By Joseph L. Garcia, Reporter

restaurant-alcohol-bar-drinksOnly two bars in the country made it to Asia’s 50 Best Bars Awards by Drinks International, ABV (ranking at 14) and The Curator (ranking at 16) , both located in Makati. Oddly enough, both of the publicity-shy watering holes are hidden behind other establishments, making them to a certain extent reincarnations of the speakeasy, the secret bars that plagued Prohibition-era authorities in the US while blessing tipplers in the 1920s.


While speakesies began in the 1920s and the early part of the 1930s as a necessity (at least, from the perspective of a drinker), these days, speakeasies are now just for fun, creating an atmosphere of mystery and concealed glamor to accompany excellent drinks. If you’re breaking the rules, might as well look good doing it, right?

Of course, modern speakeasies bank upon the novelty and the surprise of having a bar concealed by a more prosaic establishment, such as say, a hotdog joint (as in the case of ABV). So how do you earn money in keeping a secret, as well as sustaining the growth and the glamor once the secret’s out?

1607-S4-Anniv---Alcohol-tobacco-consumptionBusinessWorld interviewed Pylon Partners, Inc. CEO and Founder F. Patrick Cuartero during the launch of one of its e-commerce platforms, Pylon Partners is also the parent company behind ABV, so in terms of expansion and diversification, ABV, through its parent Pylon Partners, has that part down pat. Mr. Cuartero describes Pylon as a venture builder, telling BusinessWorld about 13 other food and beverage establishments in the planning stage, as well as five e-commerce companies, and a digital marketing creatives company. Soon, Pylon plans to open a bar in Boracay, as well as a bar in Kuala Lumpur. According to him, the Kuala Lumpur bar will be in a similar format as ABV, “but more grand in scale.”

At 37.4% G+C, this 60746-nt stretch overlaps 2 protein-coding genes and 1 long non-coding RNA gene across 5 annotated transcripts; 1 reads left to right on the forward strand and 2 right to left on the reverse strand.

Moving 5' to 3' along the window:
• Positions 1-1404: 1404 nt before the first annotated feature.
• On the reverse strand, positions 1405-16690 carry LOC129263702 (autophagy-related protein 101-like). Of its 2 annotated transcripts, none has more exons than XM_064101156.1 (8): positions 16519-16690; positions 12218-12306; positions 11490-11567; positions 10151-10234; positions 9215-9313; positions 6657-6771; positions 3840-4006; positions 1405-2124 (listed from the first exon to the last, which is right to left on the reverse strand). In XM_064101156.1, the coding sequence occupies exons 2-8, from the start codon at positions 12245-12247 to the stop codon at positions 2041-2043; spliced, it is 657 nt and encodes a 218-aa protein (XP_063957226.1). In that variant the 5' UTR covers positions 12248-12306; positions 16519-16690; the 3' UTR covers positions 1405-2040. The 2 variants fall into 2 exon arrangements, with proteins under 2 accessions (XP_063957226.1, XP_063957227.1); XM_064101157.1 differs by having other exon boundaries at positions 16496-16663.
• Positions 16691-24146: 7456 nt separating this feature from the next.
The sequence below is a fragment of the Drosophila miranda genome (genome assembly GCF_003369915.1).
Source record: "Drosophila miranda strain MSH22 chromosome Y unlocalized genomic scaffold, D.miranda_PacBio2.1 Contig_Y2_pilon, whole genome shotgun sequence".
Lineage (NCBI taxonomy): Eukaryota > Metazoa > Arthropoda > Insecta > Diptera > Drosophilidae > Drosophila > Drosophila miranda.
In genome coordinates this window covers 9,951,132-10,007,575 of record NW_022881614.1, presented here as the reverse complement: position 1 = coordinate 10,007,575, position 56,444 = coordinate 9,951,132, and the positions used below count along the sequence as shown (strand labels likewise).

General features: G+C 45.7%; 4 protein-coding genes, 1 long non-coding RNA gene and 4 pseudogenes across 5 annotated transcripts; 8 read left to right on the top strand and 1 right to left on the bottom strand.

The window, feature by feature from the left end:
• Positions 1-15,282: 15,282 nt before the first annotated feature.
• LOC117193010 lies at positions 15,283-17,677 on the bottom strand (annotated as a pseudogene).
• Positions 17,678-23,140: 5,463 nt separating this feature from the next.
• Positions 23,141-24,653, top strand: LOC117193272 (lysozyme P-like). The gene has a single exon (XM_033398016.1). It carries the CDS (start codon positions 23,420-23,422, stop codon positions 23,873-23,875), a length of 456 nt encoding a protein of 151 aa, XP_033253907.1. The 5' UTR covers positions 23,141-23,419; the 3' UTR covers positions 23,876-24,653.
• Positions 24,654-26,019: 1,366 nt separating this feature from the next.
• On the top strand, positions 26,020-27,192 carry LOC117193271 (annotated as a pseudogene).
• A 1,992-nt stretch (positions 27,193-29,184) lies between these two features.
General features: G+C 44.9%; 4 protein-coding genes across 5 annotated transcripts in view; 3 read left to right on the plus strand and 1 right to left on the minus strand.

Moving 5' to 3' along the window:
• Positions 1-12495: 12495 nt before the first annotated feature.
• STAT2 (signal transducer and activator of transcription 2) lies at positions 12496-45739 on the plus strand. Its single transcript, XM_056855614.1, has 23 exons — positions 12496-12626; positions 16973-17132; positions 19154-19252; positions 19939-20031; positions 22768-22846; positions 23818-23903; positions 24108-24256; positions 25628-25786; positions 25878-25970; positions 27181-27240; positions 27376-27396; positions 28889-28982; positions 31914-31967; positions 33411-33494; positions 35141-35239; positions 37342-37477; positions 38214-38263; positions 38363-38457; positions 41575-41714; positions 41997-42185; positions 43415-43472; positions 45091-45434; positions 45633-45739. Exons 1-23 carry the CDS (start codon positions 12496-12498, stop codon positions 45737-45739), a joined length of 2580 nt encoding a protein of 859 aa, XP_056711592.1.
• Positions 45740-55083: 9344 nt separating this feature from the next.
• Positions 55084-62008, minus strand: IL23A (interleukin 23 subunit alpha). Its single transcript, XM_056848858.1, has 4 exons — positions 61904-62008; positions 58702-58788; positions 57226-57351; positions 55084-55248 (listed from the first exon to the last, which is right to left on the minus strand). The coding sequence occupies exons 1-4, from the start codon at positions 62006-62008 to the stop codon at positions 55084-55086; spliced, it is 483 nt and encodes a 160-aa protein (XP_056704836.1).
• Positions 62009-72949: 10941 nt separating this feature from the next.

ABV only opened last year, and as speakeasies were wont to do, was kept a secret for a while, holding private parties in its premises before going public. “Even… the press… we’d push [them] back for the first three months,” he said.

“While this is secret, if you give a person a really great experience, nobody’s ever going to want to keep it secret… that’s kind of how we grew. People just talked about it,” he said. “Literally, in my phone, I sent 12 text messages,” he said, reminiscing about the first few parties that started it all.


Meanwhile, The Curator doesn’t quite identify as a speakeasy — for one thing, it does serve coffee while the sun is up. Evenings are a different story altogether, with drinks crafted after cars, and other whimsies. For one thing, the place that conceals The Curator happens to be a wine bar, so boozing at this place was never exactly out-of-bounds. “I think it’s because people need to brand [us] as one, to [understand it],” said Jericson Co, Curator cofounder.

“The hidden part is not because we wanted to be cool… making money is cool; having a sign is cool — it’s just because this is the rent that we could afford,” said Mr. Co.

When BusinessWorld arrived for its interview late in June, renovations were under way to convert the wine bar into the coffee shop-side of The Curator — like making an honest person out of it, at last.

There are some commonalities between the two bars: aside from both are hidden, they have very little in line in terms of marketing. Said Mr. Cuartero, “We plan by… intentionally not marketing,” he said of his marketing plans.